Exposing Calvinist “Forgery” in the Paper Trail of Prophesied Prayers (Comments)

A member of the Society of Evangelical Arminians SEA with the screen name of “Arminian” (Blogger and in the past sometimes WordPress) and “arminian1” (now WordPress) has been debating with Calvinist scholar James Anderson, who teaches at Reformed Theological Seminary, over whether petitionary prayer can rightly be called a cause of God’s answers to prayer or some of God’s decisions about how to answer prayer. “Arminian” has posted his most recent response to Anderson at the SEA site (“Exposing Calvinist ‘Forgery’in the Paper Trail of Prophesied Prayers”), which does not allow comments. So this post will serve to host comments on Arminian’s post.

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4 Responses

  1. There seems to be far too much reliance on the notion of prayer being a temporal event as opposed to the eternal divine decision. This strikes me as philosophical musing hoping to skin the cat in another direction. Consider the prayer of a righteous man. If it indeed avails much in the heavenly realm and in the eyes of God so to speak, how can righteous prayer be anything less than eternal? I suppose one could argue prayer becomes a forgotten event somehow but the truth remains that prayer brings eternal consequence.
    I suppose my inclination is to accept the plain instruction of scripture at face value unless given a reason to submit it to mystery or mask.

  2. Mallet,

    I think that is a valid point. We need to be more concerned with what Scripture teaches, than what we believe to be valid theories of space and time, etc. We need to be careful not to put limit’s on God’s abilities, and as “Arminian” points out, God is capable of being affected by prayers because He sovereignly decides to allow prayers to affect Him and influence His decisions and actions, and His ability to do that should not be limited by our various theories concerning what is and is not possible with regards to our very limited knowledge of how time operates, and our total ignorance of God’s unfathomable abilities concerning a phenomena that He Himself created.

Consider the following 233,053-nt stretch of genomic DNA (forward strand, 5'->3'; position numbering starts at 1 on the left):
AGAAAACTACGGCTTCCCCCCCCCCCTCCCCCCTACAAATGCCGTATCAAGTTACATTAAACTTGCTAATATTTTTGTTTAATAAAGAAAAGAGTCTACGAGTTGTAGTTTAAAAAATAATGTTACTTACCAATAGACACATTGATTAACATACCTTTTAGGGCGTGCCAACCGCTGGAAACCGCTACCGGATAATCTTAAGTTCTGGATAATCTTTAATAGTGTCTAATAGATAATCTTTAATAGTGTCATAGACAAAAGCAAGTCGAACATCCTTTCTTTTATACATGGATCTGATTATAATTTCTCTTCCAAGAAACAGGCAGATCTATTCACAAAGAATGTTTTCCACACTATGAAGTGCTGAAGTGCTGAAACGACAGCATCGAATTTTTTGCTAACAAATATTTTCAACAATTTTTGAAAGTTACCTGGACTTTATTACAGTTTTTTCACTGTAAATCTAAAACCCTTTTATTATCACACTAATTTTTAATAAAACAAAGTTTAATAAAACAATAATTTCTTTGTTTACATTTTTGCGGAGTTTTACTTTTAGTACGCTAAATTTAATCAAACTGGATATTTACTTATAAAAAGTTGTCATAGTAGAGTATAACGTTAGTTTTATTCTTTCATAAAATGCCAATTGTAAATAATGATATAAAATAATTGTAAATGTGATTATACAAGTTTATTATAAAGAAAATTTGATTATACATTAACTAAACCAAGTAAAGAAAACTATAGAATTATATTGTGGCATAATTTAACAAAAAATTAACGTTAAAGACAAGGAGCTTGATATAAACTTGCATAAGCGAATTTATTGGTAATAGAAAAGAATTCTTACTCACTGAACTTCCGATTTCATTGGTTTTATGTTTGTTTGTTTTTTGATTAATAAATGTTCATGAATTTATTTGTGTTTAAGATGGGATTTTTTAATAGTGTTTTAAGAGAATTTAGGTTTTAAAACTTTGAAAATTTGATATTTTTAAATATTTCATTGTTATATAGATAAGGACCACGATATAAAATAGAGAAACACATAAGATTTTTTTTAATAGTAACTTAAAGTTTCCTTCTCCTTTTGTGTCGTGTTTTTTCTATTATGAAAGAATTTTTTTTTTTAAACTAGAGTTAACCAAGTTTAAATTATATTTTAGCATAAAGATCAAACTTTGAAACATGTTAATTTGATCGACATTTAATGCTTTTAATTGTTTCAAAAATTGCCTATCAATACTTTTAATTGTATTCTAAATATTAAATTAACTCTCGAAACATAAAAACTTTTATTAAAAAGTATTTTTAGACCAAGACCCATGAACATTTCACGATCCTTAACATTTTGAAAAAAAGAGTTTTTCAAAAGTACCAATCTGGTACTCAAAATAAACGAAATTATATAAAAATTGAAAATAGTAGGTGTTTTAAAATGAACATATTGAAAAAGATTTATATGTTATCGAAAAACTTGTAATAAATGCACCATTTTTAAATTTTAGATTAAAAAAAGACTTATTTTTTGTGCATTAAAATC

It is also extremely important to note that Anderson has so far side stepped the objections raised, by “Arminian”, concerning the effectiveness of prayer and the claim that it can serve as a “cause”, given Calvinistic presuppositions concerning exhaustive determinism.

    God Bless,
    Ben

  3. What Anderson seems to be doing, common to any sectarian dominated theology, is try to force the round scripture into a square understanding. The LORD has provided scriptural truth in a manner that even a child, born in Christ, can grasp. The LORD acts on the prayers of His saints. He responds to our faithful entreaties. The only reason I can fathom for rejecting what is clearly stated is the need to buttress a philosophy anchored in a mirey clay.

    I pulled up E.M. Bounds Power Through Prayer after reading the post on SEA. It is still comforting to know that wise words on prayer remain an inspiration when confronting misplaced zeal.

  4. I’m with both of you. When all else fails (as it usually does) stick to the scriptures and rethink your philosophical notions.
    I like your blog, by the way. I added it to my links. My blog is also geared towards Arminianism. Your welcome to add me to your links as well if you would like.

    http://theotrinsic.blogspot.com

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